N2 - Background: EUS-guided fine needle aspiration (EUS-FNA) is a highly accurate method of detecting malignant lymphadenopathy. The optimal methods for performing EUS-FNA to maximize sensitivity and to minimize the number of needle passes necessary are unknown. This is a report of the results of a prospective randomized controlled trial to determine the effect of suction, the site of FNA (edge or center of lymph node), and the method of preparation of cytologic specimens on accuracy, number of needle passes needed, and specimen quality. Methods: Consecutive patients with lymphadenopathy detected by EUS underwent FNA. Each lymph node was sampled with or without suction and from the edge or center in a 2 × 2 factorial design. The samples were expressed onto slides for cytology, and the residual material in the needle was analyzed by the cytospin-cellblock technique. Each aspirate was individually characterized for a diagnosis of malignancy, cellularity, and bloodiness. Results: Forty-three patients with a total of 46 lymph nodes were evaluated. The final lymph node diagnosis was benign in 22 (48%), "suspicious for malignancy" in 6 (13%), and malignant in 18 (39%). The use of suction was associated with an increase in the cellularity of the specimen, but did not improve the likelihood of obtaining a correct diagnosis (OR 1.52: 95% Cl [0.81, 2.85]). Samples obtained with suction were of worse quality because of excessive bloodiness (OR 4.7: 95% Cl [1.99, 11.24]). Aspiration from the edge of the lymph node (compared with the center) did not increase the likelihood of a correct diagnosis (OR 1.16: 95% Cl [0.42, 3.21]). For 78% of malignant lymph nodes, the correct diagnosis was obtained on the first needle pass and for 100% by the third pass. Cytospin-cellblock methods did not add any additional diagnostic information compared with direct smear cytology. Conclusions: The traditional method of applying suction during EUS-FNA does not improve diagnostic accuracy and worsens specimen bloodiness compared with FNA without suction. The site of FNA within the lymph node does not affect accuracy. When EUS-FNA is necessary, our recommendation is up to 3 FNAs without suction from the most convenient and safe location within abnormal-appearing lymph nodes.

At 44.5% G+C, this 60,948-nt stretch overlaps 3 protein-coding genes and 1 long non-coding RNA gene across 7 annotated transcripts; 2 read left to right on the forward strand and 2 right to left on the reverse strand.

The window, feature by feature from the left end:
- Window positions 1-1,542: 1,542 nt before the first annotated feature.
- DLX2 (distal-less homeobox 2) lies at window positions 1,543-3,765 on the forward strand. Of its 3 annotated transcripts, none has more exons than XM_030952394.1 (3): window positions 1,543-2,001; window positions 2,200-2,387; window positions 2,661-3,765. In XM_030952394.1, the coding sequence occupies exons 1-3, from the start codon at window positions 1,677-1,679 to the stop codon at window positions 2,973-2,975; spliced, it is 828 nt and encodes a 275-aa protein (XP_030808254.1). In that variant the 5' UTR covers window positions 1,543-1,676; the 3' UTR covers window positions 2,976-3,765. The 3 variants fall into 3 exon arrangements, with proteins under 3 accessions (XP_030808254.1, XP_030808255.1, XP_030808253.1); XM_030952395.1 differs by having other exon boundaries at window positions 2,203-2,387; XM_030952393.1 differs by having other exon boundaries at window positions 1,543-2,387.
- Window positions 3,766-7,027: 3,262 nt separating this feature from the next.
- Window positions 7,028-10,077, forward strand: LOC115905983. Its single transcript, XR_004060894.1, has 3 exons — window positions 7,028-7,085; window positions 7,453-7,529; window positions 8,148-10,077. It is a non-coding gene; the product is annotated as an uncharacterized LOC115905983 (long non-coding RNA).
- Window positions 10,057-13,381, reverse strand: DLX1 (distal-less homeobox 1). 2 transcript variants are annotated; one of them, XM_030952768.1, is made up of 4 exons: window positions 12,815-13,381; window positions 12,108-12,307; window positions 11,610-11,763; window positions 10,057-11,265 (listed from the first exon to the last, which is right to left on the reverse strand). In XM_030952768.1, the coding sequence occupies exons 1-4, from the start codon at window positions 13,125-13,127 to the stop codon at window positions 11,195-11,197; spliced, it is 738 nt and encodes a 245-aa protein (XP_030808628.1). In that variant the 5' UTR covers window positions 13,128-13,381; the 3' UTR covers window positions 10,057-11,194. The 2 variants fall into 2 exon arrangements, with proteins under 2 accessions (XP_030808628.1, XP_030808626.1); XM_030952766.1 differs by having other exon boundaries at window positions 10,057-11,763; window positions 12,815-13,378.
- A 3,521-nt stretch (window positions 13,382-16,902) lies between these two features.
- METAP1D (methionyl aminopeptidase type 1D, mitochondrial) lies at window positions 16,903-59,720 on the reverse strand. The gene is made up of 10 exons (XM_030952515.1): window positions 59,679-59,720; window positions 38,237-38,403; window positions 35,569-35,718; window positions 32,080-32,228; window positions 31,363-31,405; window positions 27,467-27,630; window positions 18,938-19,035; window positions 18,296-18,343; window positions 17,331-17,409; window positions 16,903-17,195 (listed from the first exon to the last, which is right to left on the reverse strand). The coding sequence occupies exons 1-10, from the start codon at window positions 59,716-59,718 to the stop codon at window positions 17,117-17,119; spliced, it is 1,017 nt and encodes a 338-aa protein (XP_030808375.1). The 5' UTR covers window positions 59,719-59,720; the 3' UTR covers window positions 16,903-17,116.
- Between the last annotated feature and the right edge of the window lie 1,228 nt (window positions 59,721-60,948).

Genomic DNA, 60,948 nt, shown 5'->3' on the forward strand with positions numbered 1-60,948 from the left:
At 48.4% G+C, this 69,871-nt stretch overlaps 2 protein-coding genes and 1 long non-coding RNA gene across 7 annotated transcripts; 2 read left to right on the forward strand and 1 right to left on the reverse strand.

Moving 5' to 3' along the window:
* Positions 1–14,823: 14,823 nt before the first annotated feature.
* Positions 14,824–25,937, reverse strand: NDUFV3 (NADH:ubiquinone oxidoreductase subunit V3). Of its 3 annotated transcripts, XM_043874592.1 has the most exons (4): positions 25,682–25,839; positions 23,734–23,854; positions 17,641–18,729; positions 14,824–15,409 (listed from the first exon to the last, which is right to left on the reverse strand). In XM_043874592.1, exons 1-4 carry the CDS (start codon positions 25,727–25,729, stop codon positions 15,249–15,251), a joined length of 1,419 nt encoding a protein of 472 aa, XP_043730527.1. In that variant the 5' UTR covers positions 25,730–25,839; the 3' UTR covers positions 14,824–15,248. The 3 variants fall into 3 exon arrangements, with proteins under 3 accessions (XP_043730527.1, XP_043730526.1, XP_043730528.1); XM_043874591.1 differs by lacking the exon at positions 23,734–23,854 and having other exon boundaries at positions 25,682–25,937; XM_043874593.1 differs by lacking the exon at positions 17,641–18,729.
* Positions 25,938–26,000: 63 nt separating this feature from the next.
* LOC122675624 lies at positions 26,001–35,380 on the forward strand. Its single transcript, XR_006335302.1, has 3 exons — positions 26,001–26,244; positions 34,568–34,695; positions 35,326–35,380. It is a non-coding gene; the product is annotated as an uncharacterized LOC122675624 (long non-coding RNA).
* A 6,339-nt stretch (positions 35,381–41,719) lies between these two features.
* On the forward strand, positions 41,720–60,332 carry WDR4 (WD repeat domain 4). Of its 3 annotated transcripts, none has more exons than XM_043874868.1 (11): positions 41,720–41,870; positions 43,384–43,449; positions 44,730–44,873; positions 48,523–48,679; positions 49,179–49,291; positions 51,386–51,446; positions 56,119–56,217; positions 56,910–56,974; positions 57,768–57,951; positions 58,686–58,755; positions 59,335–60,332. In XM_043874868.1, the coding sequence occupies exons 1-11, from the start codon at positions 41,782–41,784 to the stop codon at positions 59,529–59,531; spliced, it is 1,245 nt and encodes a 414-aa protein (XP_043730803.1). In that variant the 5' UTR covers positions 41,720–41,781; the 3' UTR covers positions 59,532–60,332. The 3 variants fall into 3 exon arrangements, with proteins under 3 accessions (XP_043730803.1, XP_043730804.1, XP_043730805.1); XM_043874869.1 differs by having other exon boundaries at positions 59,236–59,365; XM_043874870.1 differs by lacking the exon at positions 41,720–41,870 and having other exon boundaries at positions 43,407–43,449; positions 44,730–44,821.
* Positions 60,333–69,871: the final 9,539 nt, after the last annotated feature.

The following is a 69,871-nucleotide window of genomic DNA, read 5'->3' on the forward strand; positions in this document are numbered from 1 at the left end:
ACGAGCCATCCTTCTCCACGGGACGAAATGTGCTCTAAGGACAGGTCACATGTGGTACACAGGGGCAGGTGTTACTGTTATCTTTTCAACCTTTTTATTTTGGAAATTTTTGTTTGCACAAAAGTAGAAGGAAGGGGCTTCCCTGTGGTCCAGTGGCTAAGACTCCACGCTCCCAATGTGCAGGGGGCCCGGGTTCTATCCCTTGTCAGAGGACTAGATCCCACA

AB - Background: EUS-guided fine needle aspiration (EUS-FNA) is a highly accurate method of detecting malignant lymphadenopathy. The optimal methods for performing EUS-FNA to maximize sensitivity and to minimize the number of needle passes necessary are unknown. This is a report of the results of a prospective randomized controlled trial to determine the effect of suction, the site of FNA (edge or center of lymph node), and the method of preparation of cytologic specimens on accuracy, number of needle passes needed, and specimen quality. Methods: Consecutive patients with lymphadenopathy detected by EUS underwent FNA. Each lymph node was sampled with or without suction and from the edge or center in a 2 × 2 factorial design. The samples were expressed onto slides for cytology, and the residual material in the needle was analyzed by the cytospin-cellblock technique. Each aspirate was individually characterized for a diagnosis of malignancy, cellularity, and bloodiness. Results: Forty-three patients with a total of 46 lymph nodes were evaluated. The final lymph node diagnosis was benign in 22 (48%), "suspicious for malignancy" in 6 (13%), and malignant in 18 (39%). The use of suction was associated with an increase in the cellularity of the specimen, but did not improve the likelihood of obtaining a correct diagnosis (OR 1.52: 95% Cl [0.81, 2.85]). Samples obtained with suction were of worse quality because of excessive bloodiness (OR 4.7: 95% Cl [1.99, 11.24]). Aspiration from the edge of the lymph node (compared with the center) did not increase the likelihood of a correct diagnosis (OR 1.16: 95% Cl [0.42, 3.21]). For 78% of malignant lymph nodes, the correct diagnosis was obtained on the first needle pass and for 100% by the third pass. Cytospin-cellblock methods did not add any additional diagnostic information compared with direct smear cytology. Conclusions: The traditional method of applying suction during EUS-FNA does not improve diagnostic accuracy and worsens specimen bloodiness compared with FNA without suction. The site of FNA within the lymph node does not affect accuracy. When EUS-FNA is necessary, our recommendation is up to 3 FNAs without suction from the most convenient and safe location within abnormal-appearing lymph nodes.